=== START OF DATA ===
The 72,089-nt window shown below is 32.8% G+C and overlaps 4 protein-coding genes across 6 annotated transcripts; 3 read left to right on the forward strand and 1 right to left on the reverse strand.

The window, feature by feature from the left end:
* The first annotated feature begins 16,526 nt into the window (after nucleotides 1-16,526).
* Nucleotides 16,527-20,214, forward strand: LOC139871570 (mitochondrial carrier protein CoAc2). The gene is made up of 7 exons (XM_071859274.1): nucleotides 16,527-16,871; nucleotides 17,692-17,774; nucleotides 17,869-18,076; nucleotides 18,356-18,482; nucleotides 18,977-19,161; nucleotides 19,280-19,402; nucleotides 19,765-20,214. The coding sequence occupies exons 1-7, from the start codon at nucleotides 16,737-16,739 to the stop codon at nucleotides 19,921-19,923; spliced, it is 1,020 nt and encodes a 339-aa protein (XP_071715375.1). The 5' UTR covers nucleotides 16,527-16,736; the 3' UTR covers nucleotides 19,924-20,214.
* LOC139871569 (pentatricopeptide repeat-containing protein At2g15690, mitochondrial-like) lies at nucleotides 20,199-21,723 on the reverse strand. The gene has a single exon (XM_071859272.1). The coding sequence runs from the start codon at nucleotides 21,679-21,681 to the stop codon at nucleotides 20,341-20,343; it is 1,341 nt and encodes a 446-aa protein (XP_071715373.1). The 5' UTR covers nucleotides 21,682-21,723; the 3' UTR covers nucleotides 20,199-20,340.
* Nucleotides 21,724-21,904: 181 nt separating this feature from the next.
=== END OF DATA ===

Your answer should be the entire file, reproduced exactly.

The 72,089-nt window shown below is 32.8% G+C and overlaps 4 protein-coding genes across 6 annotated transcripts; 3 read left to right on the forward strand and 1 right to left on the reverse strand.

The window, feature by feature from the left end:
* The first annotated feature begins 16,526 nt into the window (after nucleotides 1-16,526).
* Nucleotides 16,527-20,214, forward strand: LOC139871570 (mitochondrial carrier protein CoAc2). The gene is made up of 7 exons (XM_071859274.1): nucleotides 16,527-16,871; nucleotides 17,692-17,774; nucleotides 17,869-18,076; nucleotides 18,356-18,482; nucleotides 18,977-19,161; nucleotides 19,280-19,402; nucleotides 19,765-20,214. The coding sequence occupies exons 1-7, from the start codon at nucleotides 16,737-16,739 to the stop codon at nucleotides 19,921-19,923; spliced, it is 1,020 nt and encodes a 339-aa protein (XP_071715375.1). The 5' UTR covers nucleotides 16,527-16,736; the 3' UTR covers nucleotides 19,924-20,214.
* LOC139871569 (pentatricopeptide repeat-containing protein At2g15690, mitochondrial-like) lies at nucleotides 20,199-21,723 on the reverse strand. The gene has a single exon (XM_071859272.1). The coding sequence runs from the start codon at nucleotides 21,679-21,681 to the stop codon at nucleotides 20,341-20,343; it is 1,341 nt and encodes a 446-aa protein (XP_071715373.1). The 5' UTR covers nucleotides 21,682-21,723; the 3' UTR covers nucleotides 20,199-20,340.
* Nucleotides 21,724-21,904: 181 nt separating this feature from the next.